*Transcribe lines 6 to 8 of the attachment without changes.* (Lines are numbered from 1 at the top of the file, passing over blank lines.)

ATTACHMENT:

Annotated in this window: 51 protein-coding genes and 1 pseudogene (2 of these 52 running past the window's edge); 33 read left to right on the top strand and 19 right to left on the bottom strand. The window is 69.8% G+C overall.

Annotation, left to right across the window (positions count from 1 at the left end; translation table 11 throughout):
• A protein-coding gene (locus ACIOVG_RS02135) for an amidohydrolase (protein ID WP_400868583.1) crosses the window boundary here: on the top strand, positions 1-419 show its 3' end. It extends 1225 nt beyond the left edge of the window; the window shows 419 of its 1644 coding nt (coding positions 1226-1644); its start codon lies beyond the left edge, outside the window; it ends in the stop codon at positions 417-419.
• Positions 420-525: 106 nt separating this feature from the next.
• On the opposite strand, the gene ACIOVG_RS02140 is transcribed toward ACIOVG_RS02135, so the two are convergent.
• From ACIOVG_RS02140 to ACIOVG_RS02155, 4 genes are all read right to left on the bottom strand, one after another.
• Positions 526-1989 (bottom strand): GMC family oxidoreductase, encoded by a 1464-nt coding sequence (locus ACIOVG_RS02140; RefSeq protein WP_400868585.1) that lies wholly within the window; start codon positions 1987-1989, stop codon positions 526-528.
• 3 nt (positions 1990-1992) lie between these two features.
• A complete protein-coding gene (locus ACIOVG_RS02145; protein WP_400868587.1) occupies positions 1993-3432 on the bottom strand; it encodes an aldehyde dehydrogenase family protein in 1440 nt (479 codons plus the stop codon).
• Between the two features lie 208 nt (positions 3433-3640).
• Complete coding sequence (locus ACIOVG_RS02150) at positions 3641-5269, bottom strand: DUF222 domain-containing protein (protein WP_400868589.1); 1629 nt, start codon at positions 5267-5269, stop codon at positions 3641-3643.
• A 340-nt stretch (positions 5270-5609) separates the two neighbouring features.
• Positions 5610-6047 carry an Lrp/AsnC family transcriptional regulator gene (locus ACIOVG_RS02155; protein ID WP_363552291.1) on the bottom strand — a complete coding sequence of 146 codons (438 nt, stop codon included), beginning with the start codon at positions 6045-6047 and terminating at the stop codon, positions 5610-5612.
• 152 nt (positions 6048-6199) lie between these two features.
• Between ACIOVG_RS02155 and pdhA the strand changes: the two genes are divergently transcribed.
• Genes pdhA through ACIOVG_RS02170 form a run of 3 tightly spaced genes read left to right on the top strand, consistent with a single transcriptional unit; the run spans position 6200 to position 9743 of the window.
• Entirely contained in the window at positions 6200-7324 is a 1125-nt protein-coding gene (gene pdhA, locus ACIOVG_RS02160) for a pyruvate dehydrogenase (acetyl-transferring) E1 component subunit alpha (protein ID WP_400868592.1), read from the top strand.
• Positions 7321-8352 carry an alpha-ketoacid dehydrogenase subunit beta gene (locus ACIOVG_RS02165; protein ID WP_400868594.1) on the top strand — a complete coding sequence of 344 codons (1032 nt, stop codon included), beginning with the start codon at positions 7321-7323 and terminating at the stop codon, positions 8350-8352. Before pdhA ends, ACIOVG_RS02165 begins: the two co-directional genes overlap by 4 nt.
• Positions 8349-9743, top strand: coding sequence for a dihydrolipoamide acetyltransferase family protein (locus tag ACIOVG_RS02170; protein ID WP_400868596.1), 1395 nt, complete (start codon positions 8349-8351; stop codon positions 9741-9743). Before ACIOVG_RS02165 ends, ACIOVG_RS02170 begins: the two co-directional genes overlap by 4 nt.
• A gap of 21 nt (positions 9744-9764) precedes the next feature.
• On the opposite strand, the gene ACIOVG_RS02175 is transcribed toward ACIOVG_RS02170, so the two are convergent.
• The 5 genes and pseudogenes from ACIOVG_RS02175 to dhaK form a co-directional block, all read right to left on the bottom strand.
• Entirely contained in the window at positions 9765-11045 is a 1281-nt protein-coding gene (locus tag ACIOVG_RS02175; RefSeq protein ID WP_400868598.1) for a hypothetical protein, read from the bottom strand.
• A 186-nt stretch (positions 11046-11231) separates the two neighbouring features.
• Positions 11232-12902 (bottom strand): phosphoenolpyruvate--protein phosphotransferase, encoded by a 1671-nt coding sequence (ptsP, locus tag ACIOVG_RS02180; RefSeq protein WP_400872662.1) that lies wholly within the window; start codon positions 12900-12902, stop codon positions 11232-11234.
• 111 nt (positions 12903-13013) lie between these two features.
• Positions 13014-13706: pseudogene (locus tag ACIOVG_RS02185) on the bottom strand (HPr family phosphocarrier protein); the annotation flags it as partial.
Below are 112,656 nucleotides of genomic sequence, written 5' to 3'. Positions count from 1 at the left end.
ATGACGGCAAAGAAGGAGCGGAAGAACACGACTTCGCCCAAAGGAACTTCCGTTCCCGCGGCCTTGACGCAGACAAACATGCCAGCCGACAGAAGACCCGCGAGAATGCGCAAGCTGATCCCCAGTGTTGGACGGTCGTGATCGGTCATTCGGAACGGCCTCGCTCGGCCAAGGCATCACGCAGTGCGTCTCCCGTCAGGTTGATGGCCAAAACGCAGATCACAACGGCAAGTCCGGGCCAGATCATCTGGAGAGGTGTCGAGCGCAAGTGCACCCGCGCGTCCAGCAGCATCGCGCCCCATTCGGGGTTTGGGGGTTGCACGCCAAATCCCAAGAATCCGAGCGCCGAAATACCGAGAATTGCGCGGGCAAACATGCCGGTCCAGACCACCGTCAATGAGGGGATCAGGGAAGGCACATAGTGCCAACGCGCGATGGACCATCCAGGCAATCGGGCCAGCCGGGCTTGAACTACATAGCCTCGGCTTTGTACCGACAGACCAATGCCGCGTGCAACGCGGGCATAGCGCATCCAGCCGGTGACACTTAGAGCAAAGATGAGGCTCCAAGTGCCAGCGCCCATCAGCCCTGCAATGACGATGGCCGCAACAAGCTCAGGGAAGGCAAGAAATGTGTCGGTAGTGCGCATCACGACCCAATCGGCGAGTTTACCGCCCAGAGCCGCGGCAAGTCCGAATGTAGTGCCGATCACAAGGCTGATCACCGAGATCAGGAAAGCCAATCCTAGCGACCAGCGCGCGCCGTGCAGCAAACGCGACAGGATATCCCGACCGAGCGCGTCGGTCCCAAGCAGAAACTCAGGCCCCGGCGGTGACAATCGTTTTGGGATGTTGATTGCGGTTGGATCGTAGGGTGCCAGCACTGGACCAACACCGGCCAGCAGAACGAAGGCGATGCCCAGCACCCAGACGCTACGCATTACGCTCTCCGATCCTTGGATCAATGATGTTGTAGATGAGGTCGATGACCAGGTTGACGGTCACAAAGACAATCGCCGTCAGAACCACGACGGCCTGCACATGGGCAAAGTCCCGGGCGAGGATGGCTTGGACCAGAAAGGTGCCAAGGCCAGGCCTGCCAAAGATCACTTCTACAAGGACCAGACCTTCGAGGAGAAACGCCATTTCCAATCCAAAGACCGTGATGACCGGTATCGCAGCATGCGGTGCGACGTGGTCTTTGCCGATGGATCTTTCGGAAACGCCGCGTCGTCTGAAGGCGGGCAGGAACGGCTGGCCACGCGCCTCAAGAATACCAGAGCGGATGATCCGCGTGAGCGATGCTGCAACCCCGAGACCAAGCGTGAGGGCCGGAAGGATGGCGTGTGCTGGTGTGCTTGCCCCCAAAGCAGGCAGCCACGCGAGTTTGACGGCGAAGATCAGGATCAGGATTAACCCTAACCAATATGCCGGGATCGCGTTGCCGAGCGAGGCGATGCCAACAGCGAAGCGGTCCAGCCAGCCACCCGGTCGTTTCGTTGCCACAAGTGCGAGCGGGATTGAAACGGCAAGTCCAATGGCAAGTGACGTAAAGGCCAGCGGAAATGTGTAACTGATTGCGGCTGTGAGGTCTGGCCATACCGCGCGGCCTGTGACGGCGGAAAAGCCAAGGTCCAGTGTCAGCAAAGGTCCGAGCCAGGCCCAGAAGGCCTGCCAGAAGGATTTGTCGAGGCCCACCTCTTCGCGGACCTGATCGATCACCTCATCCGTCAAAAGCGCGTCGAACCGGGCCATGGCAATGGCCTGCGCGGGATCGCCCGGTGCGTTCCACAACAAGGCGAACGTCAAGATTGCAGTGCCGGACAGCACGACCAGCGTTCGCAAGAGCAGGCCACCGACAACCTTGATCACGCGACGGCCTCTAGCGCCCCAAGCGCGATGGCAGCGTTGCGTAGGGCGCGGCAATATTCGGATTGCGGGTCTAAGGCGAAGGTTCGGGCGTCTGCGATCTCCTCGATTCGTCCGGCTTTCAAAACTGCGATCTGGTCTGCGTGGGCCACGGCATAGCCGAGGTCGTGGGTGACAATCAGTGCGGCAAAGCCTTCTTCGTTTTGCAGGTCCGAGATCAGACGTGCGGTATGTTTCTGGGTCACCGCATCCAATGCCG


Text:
• From ACIOVG_RS02140 to ACIOVG_RS02155, 4 genes are all read right to left on the bottom strand, one after another.
• Positions 526-1989 (bottom strand): GMC family oxidoreductase, encoded by a 1464-nt coding sequence (locus ACIOVG_RS02140; RefSeq protein WP_400868585.1) that lies wholly within the window; start codon positions 1987-1989, stop codon positions 526-528.
• 3 nt (positions 1990-1992) lie between these two features.